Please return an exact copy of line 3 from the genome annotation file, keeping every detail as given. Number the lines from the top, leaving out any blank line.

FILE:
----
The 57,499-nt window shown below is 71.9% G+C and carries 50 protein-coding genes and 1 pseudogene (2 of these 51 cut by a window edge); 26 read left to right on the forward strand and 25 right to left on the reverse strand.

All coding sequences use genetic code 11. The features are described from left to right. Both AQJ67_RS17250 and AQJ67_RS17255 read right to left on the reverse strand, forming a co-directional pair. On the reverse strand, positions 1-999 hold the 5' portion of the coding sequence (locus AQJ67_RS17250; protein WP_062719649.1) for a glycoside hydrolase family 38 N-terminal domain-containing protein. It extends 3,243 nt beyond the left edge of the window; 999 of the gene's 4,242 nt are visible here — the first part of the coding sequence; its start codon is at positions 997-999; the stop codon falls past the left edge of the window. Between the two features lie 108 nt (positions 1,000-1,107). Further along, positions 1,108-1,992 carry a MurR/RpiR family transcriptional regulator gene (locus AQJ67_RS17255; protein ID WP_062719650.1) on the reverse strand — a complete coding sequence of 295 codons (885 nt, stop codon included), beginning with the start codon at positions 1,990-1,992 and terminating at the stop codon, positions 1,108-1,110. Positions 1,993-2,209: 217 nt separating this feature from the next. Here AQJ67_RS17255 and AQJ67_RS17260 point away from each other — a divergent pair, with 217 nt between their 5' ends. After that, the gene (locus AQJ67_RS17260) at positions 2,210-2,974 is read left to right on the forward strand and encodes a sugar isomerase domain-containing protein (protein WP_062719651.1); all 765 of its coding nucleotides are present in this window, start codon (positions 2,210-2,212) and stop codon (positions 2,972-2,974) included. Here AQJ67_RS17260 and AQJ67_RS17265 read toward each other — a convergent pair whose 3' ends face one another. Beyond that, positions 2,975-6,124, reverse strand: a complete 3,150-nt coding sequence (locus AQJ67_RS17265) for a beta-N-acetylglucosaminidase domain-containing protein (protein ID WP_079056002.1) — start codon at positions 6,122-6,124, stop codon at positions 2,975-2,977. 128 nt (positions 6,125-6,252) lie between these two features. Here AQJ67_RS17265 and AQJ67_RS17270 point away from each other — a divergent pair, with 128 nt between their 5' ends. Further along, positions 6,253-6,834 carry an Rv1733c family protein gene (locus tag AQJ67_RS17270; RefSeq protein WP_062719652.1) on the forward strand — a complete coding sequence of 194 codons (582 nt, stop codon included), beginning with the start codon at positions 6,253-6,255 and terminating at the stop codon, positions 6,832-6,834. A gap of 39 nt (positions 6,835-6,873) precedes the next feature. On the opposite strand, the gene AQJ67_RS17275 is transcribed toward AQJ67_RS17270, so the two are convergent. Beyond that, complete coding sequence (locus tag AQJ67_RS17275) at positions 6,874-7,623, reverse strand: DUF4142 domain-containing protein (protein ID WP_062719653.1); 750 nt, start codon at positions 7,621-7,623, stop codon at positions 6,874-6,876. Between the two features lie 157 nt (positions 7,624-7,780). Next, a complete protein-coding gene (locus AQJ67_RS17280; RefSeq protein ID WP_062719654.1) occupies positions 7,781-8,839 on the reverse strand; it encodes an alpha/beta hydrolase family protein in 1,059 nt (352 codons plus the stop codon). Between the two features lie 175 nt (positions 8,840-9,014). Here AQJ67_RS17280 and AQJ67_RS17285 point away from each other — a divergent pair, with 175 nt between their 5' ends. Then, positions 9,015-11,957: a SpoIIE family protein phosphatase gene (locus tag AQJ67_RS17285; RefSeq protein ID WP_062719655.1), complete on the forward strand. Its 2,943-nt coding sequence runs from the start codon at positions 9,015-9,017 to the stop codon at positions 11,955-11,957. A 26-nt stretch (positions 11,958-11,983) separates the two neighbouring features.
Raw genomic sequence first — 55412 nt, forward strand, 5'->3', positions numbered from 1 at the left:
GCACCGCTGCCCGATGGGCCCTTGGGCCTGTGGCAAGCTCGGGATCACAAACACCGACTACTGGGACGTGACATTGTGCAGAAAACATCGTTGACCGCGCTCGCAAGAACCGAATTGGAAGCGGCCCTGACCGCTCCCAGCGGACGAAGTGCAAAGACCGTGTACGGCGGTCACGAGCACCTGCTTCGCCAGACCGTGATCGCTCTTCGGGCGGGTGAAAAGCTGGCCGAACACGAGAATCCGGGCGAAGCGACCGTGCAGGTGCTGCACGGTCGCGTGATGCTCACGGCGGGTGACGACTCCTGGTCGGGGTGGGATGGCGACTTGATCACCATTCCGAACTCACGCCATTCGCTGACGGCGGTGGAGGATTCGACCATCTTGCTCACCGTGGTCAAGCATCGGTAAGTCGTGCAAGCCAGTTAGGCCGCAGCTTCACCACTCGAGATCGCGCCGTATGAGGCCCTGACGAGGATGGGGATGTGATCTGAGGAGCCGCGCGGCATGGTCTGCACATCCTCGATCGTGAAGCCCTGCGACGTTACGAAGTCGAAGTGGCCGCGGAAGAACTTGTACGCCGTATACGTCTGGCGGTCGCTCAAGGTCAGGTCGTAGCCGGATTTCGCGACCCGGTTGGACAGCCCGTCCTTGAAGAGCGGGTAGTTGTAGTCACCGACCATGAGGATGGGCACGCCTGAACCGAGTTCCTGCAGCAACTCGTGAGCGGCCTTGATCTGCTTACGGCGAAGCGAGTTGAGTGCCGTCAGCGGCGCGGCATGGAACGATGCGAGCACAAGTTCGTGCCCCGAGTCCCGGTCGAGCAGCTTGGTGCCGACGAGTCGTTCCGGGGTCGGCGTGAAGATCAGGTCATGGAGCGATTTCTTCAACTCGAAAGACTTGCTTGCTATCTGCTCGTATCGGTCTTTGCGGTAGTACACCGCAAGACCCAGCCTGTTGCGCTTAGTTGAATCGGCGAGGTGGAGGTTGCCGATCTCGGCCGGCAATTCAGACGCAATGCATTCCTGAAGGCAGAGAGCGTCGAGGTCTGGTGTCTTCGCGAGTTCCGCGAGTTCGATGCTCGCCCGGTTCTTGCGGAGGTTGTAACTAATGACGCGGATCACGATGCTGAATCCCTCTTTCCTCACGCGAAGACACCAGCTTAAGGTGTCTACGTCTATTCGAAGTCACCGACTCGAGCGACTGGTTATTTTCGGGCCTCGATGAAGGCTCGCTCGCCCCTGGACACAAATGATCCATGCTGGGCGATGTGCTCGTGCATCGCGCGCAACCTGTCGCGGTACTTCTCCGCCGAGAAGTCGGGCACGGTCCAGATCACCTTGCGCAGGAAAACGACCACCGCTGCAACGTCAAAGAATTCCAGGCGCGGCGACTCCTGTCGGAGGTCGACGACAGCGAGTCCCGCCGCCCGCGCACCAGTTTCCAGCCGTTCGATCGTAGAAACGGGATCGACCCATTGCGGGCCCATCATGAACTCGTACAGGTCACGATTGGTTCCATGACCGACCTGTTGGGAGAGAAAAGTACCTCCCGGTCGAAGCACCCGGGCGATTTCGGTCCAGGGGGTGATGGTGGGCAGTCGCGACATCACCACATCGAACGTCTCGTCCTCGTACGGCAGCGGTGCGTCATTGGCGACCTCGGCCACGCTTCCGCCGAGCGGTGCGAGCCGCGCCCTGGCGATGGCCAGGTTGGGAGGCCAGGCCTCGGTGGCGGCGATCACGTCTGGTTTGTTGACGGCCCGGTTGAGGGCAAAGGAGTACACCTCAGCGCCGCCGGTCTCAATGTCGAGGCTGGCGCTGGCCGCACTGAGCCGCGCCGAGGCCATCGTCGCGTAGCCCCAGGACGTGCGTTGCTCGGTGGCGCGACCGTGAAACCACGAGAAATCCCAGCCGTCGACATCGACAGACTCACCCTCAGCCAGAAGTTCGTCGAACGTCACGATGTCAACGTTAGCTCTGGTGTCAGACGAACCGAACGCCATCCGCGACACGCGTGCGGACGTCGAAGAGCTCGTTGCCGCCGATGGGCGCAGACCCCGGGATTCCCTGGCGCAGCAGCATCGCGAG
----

Raw genomic sequence first — 55412 nt, forward strand, 5'->3', positions numbered from 1 at the left: